By Mike Bird
European stocks stemmed their gains on Friday, following the rally prompted by Tuesday's U.S. presidential election, as bond yields continued to climb.
The Stoxx Europe 600 index was down 0.5% in midmorning trading in Europe.
Utilities and auto stocks bucked the trend, rising by around 1%. Bank stocks, which rallied on Thursday, were more muted on Friday.
In the U.S., futures pointed to a dip in the S&P 500, down 0.6%. Moves in futures don't always reflect changes after the opening bell.
The debt of advanced economies continued to be sold off at the market open. U.K. 10-year gilt yields reached 1.4% in early trading, their highest since before the Brexit vote inJune. The yields later dipped slightly, falling to 1.38%.
Germany's 10-year bund yields climbed to 0.3% in early trading, their highest since March. U.S. bond markets are closed for Veteran's Day on Friday.
Analysts identified a common cause in the surge in stocks and the selloff in bonds since election day. Expectations for President-elect Donald Trump's plans for tax cuts and infrastructure spending, potentially funded by higher deficits, have driven asset prices.
"The market has to take into account how positive the policies from Trump may be. Inflation and growth expectations may firm up much higher than they have been," said Peter Chatwell, head of European rates strategy at Japanese bank Mizuho International.
"These are the sort of levels I was expecting gilts and bunds to reach by the end of 2017, That's the reflation trade," Mr. Chatwell added.
Stocks in Asia were mixed on Friday. Japan's Nikkei 225 closed0.2% higher, but emerging-market equities in Asia were sold off.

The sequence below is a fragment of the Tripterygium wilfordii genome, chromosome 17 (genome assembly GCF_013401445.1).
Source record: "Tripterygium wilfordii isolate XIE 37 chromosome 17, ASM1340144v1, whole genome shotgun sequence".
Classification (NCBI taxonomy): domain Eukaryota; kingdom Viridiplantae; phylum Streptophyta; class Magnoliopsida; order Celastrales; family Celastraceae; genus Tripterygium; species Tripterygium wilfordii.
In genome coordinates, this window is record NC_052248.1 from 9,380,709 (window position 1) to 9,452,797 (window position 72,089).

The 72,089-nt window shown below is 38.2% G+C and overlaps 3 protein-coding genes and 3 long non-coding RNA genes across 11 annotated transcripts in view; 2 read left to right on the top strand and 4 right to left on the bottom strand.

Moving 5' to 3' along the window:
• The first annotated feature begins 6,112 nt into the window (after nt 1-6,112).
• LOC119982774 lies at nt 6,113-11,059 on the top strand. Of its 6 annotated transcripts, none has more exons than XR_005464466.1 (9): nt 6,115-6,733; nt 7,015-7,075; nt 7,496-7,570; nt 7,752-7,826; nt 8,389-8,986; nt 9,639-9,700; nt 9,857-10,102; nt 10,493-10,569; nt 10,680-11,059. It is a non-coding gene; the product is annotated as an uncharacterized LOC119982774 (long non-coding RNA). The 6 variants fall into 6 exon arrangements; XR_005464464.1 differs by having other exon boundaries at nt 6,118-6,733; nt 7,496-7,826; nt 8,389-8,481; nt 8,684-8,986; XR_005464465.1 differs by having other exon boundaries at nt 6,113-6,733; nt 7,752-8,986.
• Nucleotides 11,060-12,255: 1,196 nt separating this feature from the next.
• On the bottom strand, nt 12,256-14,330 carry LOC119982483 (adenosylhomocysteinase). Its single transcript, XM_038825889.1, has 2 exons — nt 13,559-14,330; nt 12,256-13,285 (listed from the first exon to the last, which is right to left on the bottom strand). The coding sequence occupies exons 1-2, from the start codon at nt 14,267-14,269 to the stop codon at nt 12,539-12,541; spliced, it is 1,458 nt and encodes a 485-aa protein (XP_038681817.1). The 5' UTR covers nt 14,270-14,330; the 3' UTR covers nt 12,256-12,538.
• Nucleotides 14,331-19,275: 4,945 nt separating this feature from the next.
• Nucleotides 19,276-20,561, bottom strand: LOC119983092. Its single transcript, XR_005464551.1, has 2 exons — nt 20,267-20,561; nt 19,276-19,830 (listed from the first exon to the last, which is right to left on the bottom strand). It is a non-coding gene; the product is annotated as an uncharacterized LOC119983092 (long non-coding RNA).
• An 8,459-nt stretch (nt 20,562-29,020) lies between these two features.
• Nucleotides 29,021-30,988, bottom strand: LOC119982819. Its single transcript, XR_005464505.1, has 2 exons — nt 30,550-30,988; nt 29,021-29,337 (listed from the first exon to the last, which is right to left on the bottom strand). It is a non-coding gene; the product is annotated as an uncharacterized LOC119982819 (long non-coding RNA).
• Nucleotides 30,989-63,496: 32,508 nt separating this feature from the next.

The Philippines PSEi closed down 2.9%, and Indonesia's Jakarta Composite Index dropped 4.0%, and South Korea's KOSPI index ended the day down by 0.9%.
Copper prices continued to surge, rising by more than 6% to $5,967 per tonne. The metal is on its longest sinning streak for at least 27 years, and the price is now at its highest level in a year.
Before the U.S. election, many analysts speculated that the Federal Reserve might be less likely to raise interest rates in December in the event of a victory for Mr. Trump. As markets have rallied and priced in higher inflation, that view has shifted.
"A lot of people, myself included, would have taken the view that if equity markets sold off, it would've made a December Fed hike less likely," said Mike Bell, global market strategist at J.P. Morgan Asset Management.
"The fact that markets have moved as they have clearly removes that argument," he added.
In currency markets, the pound rose against the dollar, up by 0.9% to $1.265. That is the highest level since sterling's flash crash in early October, when the currency plunged by more than 6% in a matter of minutes.
The Dow surged to a fresh record high Thursday, up 2.7% from its election day close on Tuesday, bucking widespread expectations for a selloff after Mr. Trump's presidential victory.
Write to Mike Bird at Mike.Bird@wsj.com
(END) Dow Jones Newswires
November 11, 2016 06:10 ET (11:10 GMT)
Copyright (c) 2016 Dow Jones & Company, Inc.